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A hot potato: Are you one of the many people so against returning to the office that you'd rather quit your job than go back? It's an issue several companies are facing. According to a recent report, one tech giant rapidly losing staff over its RTO policy is Amazon, though it doesn't seem willing to do anything about it.
Business Insider reports that some Amazon employees have noticed an increasing number of colleagues are leaving the company over its strict return-to-office mandate.
Ending a policy of allowing employees to work from home full-time is always a contentious move by companies, but none have faced as much pushback as Amazon. The original announcement resulted in an employee petition in February, which was resoundingly rejected, and it was one of the reasons behind a walkout later in the year.
Adding fuel to the fire is another Amazon policy introduced in July that requires some corporate workers to relocate to other cities near their teams' "hub" offices – central locations assigned to each individual team.
Amazon CEO Andy Jassy was clear about what will happen to any worker who refuses to come back into the office for at least three days per week: "It's probably not going to work out for you at Amazon," he said in August.
In an internal Slack channel called Remote Advocacy dedicated to discussions about the RTH (return-to-hub) mandate, one of the 34,000 group members wrote "This is my last week at Amazon and my only reason for leaving is the RTH policy."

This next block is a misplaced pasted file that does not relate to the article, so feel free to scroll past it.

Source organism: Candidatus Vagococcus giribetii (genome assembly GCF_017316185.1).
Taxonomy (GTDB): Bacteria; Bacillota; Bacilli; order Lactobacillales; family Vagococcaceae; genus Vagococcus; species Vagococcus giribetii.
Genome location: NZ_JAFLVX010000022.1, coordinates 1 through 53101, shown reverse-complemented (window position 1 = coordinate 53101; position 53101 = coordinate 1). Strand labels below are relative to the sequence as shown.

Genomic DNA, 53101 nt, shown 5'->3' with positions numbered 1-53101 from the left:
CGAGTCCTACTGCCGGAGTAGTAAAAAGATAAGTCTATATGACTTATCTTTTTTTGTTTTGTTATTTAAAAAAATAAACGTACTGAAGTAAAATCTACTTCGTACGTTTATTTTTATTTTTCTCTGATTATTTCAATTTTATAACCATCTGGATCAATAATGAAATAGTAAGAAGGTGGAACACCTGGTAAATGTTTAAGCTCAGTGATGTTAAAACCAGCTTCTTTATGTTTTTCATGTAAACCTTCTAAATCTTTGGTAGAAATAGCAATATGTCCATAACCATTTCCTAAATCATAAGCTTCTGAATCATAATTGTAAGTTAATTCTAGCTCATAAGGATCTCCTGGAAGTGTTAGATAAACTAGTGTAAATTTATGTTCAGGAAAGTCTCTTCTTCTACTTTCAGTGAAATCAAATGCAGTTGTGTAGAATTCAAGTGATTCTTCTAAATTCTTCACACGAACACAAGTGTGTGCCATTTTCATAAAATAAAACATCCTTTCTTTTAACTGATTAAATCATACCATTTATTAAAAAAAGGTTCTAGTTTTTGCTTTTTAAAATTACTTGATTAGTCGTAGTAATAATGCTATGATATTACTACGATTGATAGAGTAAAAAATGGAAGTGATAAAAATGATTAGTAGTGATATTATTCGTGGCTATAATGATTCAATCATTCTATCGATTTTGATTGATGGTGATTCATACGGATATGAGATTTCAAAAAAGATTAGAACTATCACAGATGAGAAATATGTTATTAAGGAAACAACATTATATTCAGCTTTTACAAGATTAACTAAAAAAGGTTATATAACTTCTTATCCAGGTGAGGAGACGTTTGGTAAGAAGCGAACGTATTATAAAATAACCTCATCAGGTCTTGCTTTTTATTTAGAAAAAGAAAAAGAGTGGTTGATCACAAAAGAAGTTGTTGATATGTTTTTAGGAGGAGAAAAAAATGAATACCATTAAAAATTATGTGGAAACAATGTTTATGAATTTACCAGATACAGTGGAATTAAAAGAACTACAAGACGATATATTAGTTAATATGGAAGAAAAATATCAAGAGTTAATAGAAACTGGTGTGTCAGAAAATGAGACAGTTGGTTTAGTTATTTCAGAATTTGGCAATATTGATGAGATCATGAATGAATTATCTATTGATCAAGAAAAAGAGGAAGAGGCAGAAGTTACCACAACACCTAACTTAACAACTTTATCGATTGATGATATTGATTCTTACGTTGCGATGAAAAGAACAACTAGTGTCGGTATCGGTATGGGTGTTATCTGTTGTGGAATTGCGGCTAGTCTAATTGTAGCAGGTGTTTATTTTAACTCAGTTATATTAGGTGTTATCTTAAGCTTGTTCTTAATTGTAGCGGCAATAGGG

It's speculated that the uptick in resignations is linked to the deadlines for employees starting work in offices getting closer. BI writes that cloud unit Amazon Web Services has seen several notable departures in recent weeks. "The sheer number of AWS resignations in the last week is stunning," wrote Merritt Baer on X, a former AWS employee who left in July after more than 5 years at the division.
The sheer number of AWS resignations in the last week is stunning.– Merritt Baer (@MerrittBaer) December 4, 2023
Other messages on the Slack board from departing employees cite RTO and the poor communication surrounding it, as well as being forced into relocations that aren't possible. The messages also complain about a lack of respect for employees, poor planning, and the many layoffs Amazon has implemented in recent times.
Return-to-office mandates were being debated again earlier this week after Broadcom told newly acquired VMware that its employees (those who weren't fired) needed to get their "butt" back.